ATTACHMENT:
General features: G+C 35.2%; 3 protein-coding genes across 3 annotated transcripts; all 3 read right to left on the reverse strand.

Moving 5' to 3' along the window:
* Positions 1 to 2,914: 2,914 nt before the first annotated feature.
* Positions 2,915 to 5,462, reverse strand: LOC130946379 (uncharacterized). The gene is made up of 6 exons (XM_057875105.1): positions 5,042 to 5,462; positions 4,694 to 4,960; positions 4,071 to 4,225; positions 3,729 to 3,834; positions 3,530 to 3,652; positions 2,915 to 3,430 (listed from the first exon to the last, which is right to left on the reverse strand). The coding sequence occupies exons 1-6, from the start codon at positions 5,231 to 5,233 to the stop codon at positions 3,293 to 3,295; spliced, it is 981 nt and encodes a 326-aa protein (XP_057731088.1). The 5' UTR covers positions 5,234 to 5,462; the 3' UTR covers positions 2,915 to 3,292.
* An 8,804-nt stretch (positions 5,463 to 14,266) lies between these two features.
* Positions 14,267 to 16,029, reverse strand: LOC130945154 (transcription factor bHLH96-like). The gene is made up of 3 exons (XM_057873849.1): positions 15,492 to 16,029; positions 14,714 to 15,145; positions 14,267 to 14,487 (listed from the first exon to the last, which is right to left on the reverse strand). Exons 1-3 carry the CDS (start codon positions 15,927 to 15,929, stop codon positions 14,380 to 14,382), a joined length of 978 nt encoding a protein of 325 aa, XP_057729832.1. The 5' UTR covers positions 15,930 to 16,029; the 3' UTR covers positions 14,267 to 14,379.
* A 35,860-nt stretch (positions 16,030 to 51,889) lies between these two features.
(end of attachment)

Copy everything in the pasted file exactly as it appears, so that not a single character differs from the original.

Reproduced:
General features: G+C 35.2%; 3 protein-coding genes across 3 annotated transcripts; all 3 read right to left on the reverse strand.

Moving 5' to 3' along the window:
* Positions 1 to 2,914: 2,914 nt before the first annotated feature.
* Positions 2,915 to 5,462, reverse strand: LOC130946379 (uncharacterized). The gene is made up of 6 exons (XM_057875105.1): positions 5,042 to 5,462; positions 4,694 to 4,960; positions 4,071 to 4,225; positions 3,729 to 3,834; positions 3,530 to 3,652; positions 2,915 to 3,430 (listed from the first exon to the last, which is right to left on the reverse strand). The coding sequence occupies exons 1-6, from the start codon at positions 5,231 to 5,233 to the stop codon at positions 3,293 to 3,295; spliced, it is 981 nt and encodes a 326-aa protein (XP_057731088.1). The 5' UTR covers positions 5,234 to 5,462; the 3' UTR covers positions 2,915 to 3,292.
* An 8,804-nt stretch (positions 5,463 to 14,266) lies between these two features.
* Positions 14,267 to 16,029, reverse strand: LOC130945154 (transcription factor bHLH96-like). The gene is made up of 3 exons (XM_057873849.1): positions 15,492 to 16,029; positions 14,714 to 15,145; positions 14,267 to 14,487 (listed from the first exon to the last, which is right to left on the reverse strand). Exons 1-3 carry the CDS (start codon positions 15,927 to 15,929, stop codon positions 14,380 to 14,382), a joined length of 978 nt encoding a protein of 325 aa, XP_057729832.1. The 5' UTR covers positions 15,930 to 16,029; the 3' UTR covers positions 14,267 to 14,379.
* A 35,860-nt stretch (positions 16,030 to 51,889) lies between these two features.